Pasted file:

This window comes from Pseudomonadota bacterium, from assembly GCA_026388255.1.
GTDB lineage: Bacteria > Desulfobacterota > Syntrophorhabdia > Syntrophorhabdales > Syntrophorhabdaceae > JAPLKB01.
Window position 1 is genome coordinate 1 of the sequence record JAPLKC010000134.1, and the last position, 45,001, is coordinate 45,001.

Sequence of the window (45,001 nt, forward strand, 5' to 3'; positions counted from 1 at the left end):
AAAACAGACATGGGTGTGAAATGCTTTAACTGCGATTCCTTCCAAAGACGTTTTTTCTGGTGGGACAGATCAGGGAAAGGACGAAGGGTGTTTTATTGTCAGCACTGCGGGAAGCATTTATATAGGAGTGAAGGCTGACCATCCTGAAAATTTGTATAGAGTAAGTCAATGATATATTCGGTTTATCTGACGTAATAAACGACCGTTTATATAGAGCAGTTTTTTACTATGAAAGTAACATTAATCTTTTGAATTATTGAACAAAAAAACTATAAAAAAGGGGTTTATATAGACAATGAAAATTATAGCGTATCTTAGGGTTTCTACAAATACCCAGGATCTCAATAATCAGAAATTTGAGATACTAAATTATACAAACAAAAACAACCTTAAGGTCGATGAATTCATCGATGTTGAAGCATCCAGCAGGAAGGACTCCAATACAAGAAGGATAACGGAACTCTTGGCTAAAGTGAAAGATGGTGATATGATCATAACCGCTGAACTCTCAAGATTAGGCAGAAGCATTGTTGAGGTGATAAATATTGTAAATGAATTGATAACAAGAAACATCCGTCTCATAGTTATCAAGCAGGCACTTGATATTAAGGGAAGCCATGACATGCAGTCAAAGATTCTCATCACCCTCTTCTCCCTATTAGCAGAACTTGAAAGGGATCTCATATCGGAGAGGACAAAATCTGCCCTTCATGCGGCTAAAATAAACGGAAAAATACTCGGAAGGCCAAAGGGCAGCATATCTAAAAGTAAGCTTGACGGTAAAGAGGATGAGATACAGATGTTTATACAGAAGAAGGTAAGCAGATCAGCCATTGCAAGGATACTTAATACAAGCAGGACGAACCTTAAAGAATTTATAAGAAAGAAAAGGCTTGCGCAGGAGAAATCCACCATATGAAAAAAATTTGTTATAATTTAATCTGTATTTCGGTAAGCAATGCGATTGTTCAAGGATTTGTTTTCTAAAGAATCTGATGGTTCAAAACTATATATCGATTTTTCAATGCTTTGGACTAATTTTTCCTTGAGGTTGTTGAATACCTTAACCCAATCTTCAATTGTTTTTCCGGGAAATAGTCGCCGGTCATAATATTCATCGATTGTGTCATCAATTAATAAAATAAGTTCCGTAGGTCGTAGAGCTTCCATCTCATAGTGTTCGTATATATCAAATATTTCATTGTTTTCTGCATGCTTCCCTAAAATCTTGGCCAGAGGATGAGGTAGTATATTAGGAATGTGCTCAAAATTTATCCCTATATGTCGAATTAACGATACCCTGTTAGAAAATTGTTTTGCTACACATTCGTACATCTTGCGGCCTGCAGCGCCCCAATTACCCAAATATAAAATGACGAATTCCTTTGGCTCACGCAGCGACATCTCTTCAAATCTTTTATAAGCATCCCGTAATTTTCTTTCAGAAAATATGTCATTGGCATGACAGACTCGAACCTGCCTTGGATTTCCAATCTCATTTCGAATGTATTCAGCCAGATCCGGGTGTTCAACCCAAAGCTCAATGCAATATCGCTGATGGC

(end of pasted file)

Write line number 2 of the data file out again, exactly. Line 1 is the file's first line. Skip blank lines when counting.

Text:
GTDB lineage: Bacteria > Desulfobacterota > Syntrophorhabdia > Syntrophorhabdales > Syntrophorhabdaceae > JAPLKB01.